Geneticist Francis Collins, director of the Human Genome Project, last week stepped down from the post after 15 years. The geneticist and his team mapped the human genome in 2003, opening the door to personalized medical treatments–and to other, perhaps more sinister outcomes, such as discrimination based on one's genetic makeup. But Collins experienced a significant triumph last month with passage of the Genetic Information Nondiscrimination Act, which, according to Scientific American, "prohibits health insurers and employers from canceling or denying coverage or hiking premiums based on one's genetic risk of developing a certain disease."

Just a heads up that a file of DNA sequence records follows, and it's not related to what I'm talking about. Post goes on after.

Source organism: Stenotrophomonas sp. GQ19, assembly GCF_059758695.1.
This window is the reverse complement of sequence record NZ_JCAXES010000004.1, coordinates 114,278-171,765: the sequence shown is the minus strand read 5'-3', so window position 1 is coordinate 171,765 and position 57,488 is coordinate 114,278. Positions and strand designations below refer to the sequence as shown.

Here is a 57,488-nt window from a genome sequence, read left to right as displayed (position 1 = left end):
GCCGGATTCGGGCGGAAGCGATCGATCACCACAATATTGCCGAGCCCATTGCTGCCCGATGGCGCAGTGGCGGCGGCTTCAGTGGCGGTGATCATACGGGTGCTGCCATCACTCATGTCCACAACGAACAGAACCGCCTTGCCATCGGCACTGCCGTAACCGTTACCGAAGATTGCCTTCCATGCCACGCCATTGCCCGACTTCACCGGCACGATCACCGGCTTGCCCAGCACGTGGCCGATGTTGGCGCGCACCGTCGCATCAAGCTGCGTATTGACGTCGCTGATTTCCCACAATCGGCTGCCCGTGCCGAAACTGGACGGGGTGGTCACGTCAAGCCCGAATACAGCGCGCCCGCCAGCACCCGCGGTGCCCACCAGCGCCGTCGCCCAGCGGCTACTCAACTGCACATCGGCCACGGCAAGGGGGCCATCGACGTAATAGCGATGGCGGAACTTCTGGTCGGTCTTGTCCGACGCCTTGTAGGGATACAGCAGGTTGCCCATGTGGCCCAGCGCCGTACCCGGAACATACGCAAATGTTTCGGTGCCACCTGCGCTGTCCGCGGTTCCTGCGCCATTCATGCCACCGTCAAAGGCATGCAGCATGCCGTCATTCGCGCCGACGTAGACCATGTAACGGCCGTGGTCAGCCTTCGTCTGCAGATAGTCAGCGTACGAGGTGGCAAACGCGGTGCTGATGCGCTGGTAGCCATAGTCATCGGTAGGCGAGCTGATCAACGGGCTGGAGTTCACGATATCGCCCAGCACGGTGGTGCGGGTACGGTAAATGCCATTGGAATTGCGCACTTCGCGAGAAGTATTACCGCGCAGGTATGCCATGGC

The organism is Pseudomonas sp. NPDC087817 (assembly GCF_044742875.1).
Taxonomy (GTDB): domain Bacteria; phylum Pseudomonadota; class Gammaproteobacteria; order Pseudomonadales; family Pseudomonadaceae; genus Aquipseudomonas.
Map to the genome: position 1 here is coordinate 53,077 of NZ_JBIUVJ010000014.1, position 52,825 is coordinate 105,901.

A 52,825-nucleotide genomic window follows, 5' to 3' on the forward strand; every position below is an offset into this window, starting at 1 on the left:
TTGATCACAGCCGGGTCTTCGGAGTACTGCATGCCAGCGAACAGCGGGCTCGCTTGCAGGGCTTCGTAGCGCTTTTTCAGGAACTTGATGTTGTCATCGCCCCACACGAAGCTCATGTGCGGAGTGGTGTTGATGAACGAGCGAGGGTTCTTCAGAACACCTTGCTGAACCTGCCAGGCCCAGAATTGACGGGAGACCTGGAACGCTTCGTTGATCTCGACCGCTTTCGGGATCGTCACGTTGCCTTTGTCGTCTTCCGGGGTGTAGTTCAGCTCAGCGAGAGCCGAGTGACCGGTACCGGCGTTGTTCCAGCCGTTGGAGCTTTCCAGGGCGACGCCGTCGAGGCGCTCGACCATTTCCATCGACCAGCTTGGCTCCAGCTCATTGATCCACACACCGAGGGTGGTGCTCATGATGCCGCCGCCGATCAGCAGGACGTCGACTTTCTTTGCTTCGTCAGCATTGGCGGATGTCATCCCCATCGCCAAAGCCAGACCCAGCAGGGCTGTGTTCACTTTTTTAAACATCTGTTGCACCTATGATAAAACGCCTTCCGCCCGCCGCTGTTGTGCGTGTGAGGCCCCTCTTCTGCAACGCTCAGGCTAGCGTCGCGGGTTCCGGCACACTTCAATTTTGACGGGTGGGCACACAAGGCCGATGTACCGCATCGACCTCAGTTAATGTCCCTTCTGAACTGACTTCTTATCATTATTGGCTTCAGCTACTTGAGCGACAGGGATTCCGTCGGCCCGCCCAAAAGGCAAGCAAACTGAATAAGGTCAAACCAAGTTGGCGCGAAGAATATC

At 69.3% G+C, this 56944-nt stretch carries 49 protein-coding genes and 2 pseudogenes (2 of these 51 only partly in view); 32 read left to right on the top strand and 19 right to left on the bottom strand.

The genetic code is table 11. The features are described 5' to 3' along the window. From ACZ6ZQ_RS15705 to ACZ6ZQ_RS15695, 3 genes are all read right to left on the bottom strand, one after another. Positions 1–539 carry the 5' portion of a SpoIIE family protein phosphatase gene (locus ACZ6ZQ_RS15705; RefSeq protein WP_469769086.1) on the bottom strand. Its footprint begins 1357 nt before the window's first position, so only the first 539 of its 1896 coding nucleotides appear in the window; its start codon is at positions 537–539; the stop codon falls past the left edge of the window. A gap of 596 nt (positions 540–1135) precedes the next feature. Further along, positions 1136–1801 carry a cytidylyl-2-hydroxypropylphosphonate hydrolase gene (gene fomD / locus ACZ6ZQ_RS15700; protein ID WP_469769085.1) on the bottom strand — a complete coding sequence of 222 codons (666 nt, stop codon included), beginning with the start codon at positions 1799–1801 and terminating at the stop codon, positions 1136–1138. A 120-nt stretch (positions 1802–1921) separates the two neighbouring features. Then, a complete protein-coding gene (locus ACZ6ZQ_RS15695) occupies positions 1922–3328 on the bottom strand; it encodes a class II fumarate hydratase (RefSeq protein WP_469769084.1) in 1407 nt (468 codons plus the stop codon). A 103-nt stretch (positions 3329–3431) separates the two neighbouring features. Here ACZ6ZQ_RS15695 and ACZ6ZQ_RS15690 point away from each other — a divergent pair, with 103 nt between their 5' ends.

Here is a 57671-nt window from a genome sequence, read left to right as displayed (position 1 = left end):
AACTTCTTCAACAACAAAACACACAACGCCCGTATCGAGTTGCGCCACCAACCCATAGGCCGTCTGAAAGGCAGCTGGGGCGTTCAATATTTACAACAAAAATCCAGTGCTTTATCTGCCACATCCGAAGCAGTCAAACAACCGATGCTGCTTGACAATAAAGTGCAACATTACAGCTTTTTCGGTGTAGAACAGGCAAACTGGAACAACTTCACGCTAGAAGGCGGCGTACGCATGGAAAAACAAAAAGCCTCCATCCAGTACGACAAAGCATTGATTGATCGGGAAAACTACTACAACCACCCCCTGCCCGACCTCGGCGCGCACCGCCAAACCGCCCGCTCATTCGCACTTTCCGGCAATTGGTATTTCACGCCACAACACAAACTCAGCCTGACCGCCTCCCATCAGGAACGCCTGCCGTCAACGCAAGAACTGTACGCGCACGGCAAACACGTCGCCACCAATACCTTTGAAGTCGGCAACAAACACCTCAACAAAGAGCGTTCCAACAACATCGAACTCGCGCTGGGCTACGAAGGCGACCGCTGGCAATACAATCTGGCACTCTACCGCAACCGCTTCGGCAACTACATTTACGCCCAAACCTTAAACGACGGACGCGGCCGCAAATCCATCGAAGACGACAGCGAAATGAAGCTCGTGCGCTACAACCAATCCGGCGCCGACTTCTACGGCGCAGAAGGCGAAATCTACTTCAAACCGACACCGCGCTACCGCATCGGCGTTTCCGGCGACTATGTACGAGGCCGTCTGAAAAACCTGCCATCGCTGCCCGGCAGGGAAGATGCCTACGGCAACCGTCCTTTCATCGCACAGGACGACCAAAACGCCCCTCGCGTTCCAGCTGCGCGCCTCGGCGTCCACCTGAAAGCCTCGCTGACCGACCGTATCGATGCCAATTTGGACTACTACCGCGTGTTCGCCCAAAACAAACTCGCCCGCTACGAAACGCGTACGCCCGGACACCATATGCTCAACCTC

In a 2001 interview with CT, Collins said of his work:
I think the genome project is a way of accumulating knowledge, and knowledge does not have moral value. Knowledge is neither good nor evil; it's just knowledge. It's information. The application that we make of that knowledge takes on a moral character.1